How will these resources help you?

To teach the plots and rebellions of Tudor England effectively, one must understand the deep socio-economic pressures prevalent during that time. It also helps if we understand the dynamics between the different parts of the government and the people themselves. From the Pilgrimage of Grace and the Kett Rebellion to the Wyatt Rebellion and the Northern Rebellion, we find religious, economic, political and social reasons at the heart of people’s discontent. A positive way to approach these events is to look at some fascinating secondary sources, both visual and textual.

An overview

Rebellions in Tudor and Stuart England

by Heritage History

This short online article provides useful information on the rebellions that occurred in Tudor and Stuart England. The short summaries will be helpful for you to start the discussion with students on the consequences of such rebellions and why people chose to rebel against their monarchs and governments. It also allows comparison of different types of rebellions and shows that often a rebellion wasn’t necessarily against the monarch but against a policy or a political decision (for example, Wyatt’s Rebellion in 1554). This article also offers further resources if you choose to develop a session on one specific rebellion. 

A useful starting point

Mary and Philip: The Marriage of Tudor England and Habsburg Spain

by Alexander Samson, published by Manchester University Press, (2021), 9781526160249

In Chapter 3 (‘Wyatt and the queen's regal power’) of this study of Mary and Philip, Samson tackles the Wyatt Rebellion; its causes and consequences; and how it shaped Mary’s reign. The Wyatt Rebellion is interesting as it was really a socio-political rebellion – though it is often disguised as a religious one – triggered by the threat of having a Habsburg influence in England. The book also shows the difficulties Mary I faced as queen when it came to deciding whom she would marry. The rebellion can be linked to the Northern Rebellion and the plots that occurred during Elizabeth I’s reign, including how female rulers were all too often told what to do and what not to do, and how they dealt with these demands/riots. 

A case study

What was the Pilgrimage of Grace?

by History With Hilbert, published by YouTube, (2017)

This accessible 15-minute video offers good coverage of what was at stake during the Pilgrimage of Grace of 1536, following Henry VIII's decision to close the monasteries. It discusses the religious and political tensions that occurred at the time and how Henry dealt with the rebels. For students, it is a good source as it is engaging and would allow them to refresh their memory and remember some details more accurately with their visual memory. Combined with the other sources, it is a good way to approach the topic with a class.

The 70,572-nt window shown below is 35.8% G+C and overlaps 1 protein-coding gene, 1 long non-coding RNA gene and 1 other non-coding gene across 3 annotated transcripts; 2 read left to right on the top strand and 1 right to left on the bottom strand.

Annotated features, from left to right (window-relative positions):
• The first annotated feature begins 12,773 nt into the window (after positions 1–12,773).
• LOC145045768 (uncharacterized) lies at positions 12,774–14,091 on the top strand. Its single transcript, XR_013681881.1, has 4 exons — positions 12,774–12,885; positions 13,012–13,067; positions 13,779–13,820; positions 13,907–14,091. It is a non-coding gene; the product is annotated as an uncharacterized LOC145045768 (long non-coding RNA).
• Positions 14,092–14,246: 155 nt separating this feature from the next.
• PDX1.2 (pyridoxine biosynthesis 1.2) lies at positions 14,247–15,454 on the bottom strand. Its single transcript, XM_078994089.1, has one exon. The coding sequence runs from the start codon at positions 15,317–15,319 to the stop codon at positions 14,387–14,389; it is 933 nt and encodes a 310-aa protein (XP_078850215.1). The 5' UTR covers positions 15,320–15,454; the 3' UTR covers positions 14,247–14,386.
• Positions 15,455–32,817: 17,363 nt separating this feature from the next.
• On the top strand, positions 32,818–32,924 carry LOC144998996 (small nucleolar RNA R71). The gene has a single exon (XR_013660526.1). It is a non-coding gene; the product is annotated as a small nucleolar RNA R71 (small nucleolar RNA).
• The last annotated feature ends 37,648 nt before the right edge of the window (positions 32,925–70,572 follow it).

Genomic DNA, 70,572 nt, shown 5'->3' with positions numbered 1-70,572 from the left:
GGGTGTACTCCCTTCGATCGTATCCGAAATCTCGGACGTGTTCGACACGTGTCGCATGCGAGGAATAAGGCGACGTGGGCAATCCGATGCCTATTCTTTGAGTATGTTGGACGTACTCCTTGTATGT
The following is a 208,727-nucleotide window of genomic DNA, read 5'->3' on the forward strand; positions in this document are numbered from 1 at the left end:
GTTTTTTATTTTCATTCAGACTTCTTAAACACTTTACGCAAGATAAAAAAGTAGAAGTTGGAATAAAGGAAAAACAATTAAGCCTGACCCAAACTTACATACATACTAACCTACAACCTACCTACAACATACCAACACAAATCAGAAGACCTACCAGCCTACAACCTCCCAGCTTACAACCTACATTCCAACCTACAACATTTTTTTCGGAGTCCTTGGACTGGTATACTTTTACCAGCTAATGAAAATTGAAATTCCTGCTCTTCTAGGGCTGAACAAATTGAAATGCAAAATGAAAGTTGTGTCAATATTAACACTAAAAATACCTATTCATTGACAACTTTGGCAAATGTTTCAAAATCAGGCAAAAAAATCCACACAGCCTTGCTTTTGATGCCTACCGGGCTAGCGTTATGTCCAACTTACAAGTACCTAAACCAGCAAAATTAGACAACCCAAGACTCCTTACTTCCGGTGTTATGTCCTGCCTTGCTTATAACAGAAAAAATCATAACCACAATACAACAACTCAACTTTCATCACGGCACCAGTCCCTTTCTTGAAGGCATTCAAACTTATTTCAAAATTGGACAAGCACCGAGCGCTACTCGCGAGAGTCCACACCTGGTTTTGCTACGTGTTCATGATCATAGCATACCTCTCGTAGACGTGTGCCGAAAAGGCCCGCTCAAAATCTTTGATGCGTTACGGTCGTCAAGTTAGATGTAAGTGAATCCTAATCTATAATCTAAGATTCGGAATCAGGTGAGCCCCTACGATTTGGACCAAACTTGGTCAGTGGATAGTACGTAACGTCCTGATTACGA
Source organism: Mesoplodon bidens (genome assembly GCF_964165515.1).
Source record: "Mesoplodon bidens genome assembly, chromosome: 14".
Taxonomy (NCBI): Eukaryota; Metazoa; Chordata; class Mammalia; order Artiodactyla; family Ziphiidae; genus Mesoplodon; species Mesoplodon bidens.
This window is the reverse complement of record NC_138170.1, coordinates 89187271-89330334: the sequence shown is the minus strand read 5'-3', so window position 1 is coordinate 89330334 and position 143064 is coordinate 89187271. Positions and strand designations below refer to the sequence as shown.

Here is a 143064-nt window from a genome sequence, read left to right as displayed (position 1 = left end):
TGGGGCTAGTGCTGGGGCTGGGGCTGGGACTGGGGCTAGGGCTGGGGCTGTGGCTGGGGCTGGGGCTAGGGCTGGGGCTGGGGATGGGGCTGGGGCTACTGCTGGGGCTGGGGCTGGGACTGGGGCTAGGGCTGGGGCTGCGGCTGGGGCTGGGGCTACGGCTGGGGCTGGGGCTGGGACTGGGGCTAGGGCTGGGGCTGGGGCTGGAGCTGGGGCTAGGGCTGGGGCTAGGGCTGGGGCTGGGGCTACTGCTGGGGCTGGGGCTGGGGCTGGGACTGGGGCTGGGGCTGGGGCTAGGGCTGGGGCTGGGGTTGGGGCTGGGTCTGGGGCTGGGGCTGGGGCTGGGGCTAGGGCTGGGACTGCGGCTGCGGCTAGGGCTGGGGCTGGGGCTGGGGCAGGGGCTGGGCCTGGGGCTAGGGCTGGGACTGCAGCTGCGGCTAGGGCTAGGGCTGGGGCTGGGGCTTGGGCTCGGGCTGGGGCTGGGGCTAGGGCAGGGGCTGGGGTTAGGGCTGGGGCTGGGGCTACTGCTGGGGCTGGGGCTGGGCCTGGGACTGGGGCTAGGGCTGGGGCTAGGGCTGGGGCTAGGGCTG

Audiovisual clip

A History of Britain by Simon Schama - Religious reform under Mary I

published by BBC, (2000)

This clip explains the religious atmosphere preceding the Wyatt rebellion.

Further materials

The Rebellions of 1549: Not Just the Tudors, podcast with Professor Suzannah Lipscomb and Professor Andy Wood, (2022) Listen to this podcast
The 1549 Rebellions and the Making of Early Modern England by Andy Wood, published by Cambridge University Press, (2010), 9780521808101 Find this book
Dr Estelle Paranque is Assistant Professor in Early Modern History at the New College of the Humanities, part of the Northeastern University Global Network. She has published extensively on Elizabeth I of England, Catherine de Medici, the French kings and queen consorts and Anglo-French diplomatic relations. She is the author of Elizabeth I of England Through Valois Eyes: Power, Diplomacy and Representations in the reign of the queen, 1558–1588 (2019) and Blood, Fire, and Gold: Elizabeth I of England and her French rival Catherine de Medici (2022). 

Text © Estelle Paranque, 2021.